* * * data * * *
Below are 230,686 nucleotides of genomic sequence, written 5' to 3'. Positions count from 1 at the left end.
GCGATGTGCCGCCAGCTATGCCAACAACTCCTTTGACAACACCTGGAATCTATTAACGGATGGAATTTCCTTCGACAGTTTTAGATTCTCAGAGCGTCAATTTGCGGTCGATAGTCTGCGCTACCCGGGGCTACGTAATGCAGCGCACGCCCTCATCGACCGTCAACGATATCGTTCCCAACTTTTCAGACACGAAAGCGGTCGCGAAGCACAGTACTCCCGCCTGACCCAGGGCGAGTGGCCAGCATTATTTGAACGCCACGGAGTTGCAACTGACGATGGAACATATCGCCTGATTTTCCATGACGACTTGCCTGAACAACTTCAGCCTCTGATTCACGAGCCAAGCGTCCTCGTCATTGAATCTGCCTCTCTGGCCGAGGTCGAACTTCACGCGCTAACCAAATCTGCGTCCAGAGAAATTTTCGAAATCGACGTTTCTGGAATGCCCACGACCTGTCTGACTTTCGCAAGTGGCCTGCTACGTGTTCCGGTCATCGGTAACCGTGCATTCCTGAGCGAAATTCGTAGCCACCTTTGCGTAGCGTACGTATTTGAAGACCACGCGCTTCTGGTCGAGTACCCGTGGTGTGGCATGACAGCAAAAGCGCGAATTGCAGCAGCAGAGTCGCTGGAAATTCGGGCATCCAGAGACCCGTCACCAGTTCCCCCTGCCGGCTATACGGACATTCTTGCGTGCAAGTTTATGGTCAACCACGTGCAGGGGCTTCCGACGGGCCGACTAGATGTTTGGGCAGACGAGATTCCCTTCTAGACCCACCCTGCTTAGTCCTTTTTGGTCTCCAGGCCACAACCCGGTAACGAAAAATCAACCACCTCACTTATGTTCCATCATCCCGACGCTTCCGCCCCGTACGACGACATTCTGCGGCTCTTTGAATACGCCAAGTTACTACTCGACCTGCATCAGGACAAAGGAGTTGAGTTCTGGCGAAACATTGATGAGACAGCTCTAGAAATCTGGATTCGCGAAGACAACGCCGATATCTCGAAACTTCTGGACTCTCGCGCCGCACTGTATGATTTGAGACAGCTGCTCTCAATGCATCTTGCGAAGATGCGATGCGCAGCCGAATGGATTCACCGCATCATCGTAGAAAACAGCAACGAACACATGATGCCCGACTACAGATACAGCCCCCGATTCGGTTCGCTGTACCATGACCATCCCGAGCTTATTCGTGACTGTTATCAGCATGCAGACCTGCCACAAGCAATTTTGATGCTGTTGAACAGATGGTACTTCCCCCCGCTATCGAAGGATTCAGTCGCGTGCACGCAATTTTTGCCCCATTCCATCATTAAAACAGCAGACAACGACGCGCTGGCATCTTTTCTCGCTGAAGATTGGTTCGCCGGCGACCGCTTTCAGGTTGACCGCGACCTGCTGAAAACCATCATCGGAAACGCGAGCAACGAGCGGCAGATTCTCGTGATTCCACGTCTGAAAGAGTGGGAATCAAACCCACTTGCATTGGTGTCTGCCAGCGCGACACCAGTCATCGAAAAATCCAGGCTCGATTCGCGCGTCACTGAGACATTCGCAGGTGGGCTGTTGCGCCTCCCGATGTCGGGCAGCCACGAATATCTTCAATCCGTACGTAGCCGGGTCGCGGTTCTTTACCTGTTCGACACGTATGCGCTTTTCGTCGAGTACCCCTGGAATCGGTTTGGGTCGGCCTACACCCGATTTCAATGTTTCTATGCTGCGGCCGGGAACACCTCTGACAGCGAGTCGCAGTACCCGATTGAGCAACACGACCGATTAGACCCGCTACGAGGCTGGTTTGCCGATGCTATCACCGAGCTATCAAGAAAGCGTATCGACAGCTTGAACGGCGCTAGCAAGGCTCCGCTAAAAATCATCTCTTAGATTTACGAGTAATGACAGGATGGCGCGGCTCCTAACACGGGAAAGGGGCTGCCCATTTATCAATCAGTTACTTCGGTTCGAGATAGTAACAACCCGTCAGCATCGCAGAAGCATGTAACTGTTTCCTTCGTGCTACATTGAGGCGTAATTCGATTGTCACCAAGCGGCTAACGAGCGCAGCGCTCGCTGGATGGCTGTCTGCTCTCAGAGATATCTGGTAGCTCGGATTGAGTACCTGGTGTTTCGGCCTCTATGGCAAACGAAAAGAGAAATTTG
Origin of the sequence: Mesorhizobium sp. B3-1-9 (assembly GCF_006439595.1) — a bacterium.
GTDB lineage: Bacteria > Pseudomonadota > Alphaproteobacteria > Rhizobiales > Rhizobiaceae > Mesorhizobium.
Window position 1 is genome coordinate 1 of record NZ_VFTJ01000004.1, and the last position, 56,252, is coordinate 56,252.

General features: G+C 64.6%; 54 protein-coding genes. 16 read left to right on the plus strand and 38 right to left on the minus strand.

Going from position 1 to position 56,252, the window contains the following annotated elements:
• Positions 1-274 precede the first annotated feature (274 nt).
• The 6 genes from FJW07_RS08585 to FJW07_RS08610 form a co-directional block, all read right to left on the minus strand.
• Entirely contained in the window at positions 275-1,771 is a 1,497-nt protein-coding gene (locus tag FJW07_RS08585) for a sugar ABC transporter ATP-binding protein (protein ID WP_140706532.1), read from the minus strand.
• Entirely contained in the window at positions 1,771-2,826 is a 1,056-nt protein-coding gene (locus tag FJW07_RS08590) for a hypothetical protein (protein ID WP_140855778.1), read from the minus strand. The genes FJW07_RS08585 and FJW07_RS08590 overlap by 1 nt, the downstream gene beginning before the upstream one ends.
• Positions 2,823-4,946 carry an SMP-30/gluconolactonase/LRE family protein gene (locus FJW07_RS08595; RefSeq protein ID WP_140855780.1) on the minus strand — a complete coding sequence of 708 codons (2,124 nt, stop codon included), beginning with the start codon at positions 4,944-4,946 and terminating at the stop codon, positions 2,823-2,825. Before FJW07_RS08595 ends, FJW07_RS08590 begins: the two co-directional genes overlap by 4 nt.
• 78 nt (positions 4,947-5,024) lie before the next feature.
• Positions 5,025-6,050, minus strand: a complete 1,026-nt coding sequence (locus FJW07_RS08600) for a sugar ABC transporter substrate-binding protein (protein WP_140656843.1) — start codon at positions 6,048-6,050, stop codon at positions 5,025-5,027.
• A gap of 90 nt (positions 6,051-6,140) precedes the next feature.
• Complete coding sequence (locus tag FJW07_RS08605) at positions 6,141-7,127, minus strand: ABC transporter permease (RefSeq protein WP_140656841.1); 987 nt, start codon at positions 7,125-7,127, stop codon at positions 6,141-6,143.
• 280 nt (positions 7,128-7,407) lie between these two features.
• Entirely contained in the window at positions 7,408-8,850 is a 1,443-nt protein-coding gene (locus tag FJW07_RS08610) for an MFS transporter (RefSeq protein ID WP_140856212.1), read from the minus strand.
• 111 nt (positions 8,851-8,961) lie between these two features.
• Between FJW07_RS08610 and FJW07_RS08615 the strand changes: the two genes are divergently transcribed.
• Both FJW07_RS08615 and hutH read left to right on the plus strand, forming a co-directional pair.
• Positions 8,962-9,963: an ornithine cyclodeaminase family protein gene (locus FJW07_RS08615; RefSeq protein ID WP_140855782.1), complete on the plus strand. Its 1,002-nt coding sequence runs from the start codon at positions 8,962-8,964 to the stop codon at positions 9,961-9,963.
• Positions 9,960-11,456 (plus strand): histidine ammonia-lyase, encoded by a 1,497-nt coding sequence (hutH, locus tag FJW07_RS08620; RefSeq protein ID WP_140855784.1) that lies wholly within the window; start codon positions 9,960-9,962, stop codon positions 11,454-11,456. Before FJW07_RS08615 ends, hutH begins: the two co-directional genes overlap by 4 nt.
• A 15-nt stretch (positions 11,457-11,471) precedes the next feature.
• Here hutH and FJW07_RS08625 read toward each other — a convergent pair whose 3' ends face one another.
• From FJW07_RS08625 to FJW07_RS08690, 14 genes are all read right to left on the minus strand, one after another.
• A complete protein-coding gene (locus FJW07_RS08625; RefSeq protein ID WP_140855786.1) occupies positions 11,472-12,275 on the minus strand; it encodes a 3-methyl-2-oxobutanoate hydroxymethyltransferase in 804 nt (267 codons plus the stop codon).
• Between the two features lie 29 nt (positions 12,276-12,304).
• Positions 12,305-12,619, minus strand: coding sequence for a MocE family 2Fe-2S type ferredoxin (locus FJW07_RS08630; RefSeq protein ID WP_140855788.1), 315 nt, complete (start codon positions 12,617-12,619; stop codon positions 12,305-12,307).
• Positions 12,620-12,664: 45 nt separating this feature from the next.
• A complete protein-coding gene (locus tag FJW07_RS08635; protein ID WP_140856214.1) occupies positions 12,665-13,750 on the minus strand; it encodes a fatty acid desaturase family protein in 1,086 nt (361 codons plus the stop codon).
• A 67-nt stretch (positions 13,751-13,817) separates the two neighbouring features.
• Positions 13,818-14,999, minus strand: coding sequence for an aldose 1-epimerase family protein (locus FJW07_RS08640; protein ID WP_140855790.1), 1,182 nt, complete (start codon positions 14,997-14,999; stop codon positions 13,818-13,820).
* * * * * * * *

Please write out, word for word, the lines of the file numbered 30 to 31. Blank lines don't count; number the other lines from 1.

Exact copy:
• Positions 12,620-12,664: 45 nt separating this feature from the next.
• A complete protein-coding gene (locus tag FJW07_RS08635; protein ID WP_140856214.1) occupies positions 12,665-13,750 on the minus strand; it encodes a fatty acid desaturase family protein in 1,086 nt (361 codons plus the stop codon).